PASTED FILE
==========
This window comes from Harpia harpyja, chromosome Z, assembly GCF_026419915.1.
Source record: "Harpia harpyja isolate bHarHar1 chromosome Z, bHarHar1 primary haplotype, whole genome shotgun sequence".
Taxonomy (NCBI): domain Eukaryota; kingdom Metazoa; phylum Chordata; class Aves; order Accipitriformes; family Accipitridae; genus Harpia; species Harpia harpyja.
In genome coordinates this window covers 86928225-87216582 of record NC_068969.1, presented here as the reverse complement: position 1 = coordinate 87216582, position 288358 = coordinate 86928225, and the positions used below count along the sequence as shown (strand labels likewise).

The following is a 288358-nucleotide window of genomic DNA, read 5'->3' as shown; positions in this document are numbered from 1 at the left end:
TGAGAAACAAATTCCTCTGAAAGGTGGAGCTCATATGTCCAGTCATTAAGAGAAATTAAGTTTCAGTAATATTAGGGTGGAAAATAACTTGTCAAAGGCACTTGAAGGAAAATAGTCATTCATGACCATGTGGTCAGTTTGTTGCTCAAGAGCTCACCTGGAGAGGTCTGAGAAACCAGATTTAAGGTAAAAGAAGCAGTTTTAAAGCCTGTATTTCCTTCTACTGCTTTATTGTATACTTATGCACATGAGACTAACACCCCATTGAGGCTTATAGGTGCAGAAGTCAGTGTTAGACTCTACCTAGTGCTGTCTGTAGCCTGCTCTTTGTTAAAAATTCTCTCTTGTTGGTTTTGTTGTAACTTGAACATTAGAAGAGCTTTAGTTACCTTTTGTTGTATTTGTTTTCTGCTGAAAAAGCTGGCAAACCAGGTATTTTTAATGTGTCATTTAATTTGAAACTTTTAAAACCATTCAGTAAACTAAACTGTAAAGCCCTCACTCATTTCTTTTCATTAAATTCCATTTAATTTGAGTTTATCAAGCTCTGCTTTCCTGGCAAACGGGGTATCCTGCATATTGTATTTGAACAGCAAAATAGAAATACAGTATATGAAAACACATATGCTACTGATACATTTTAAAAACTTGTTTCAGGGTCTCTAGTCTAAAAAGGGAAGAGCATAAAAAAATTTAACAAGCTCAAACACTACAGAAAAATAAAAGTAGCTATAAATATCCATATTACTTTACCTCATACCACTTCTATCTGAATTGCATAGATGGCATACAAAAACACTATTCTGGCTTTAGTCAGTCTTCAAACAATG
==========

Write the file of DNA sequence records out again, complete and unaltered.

This window comes from Harpia harpyja, chromosome Z, assembly GCF_026419915.1.
Source record: "Harpia harpyja isolate bHarHar1 chromosome Z, bHarHar1 primary haplotype, whole genome shotgun sequence".
Taxonomy (NCBI): domain Eukaryota; kingdom Metazoa; phylum Chordata; class Aves; order Accipitriformes; family Accipitridae; genus Harpia; species Harpia harpyja.
In genome coordinates this window covers 86928225-87216582 of record NC_068969.1, presented here as the reverse complement: position 1 = coordinate 87216582, position 288358 = coordinate 86928225, and the positions used below count along the sequence as shown (strand labels likewise).

The following is a 288358-nucleotide window of genomic DNA, read 5'->3' as shown; positions in this document are numbered from 1 at the left end:
TGAGAAACAAATTCCTCTGAAAGGTGGAGCTCATATGTCCAGTCATTAAGAGAAATTAAGTTTCAGTAATATTAGGGTGGAAAATAACTTGTCAAAGGCACTTGAAGGAAAATAGTCATTCATGACCATGTGGTCAGTTTGTTGCTCAAGAGCTCACCTGGAGAGGTCTGAGAAACCAGATTTAAGGTAAAAGAAGCAGTTTTAAAGCCTGTATTTCCTTCTACTGCTTTATTGTATACTTATGCACATGAGACTAACACCCCATTGAGGCTTATAGGTGCAGAAGTCAGTGTTAGACTCTACCTAGTGCTGTCTGTAGCCTGCTCTTTGTTAAAAATTCTCTCTTGTTGGTTTTGTTGTAACTTGAACATTAGAAGAGCTTTAGTTACCTTTTGTTGTATTTGTTTTCTGCTGAAAAAGCTGGCAAACCAGGTATTTTTAATGTGTCATTTAATTTGAAACTTTTAAAACCATTCAGTAAACTAAACTGTAAAGCCCTCACTCATTTCTTTTCATTAAATTCCATTTAATTTGAGTTTATCAAGCTCTGCTTTCCTGGCAAACGGGGTATCCTGCATATTGTATTTGAACAGCAAAATAGAAATACAGTATATGAAAACACATATGCTACTGATACATTTTAAAAACTTGTTTCAGGGTCTCTAGTCTAAAAAGGGAAGAGCATAAAAAAATTTAACAAGCTCAAACACTACAGAAAAATAAAAGTAGCTATAAATATCCATATTACTTTACCTCATACCACTTCTATCTGAATTGCATAGATGGCATACAAAAACACTATTCTGGCTTTAGTCAGTCTTCAAACAATG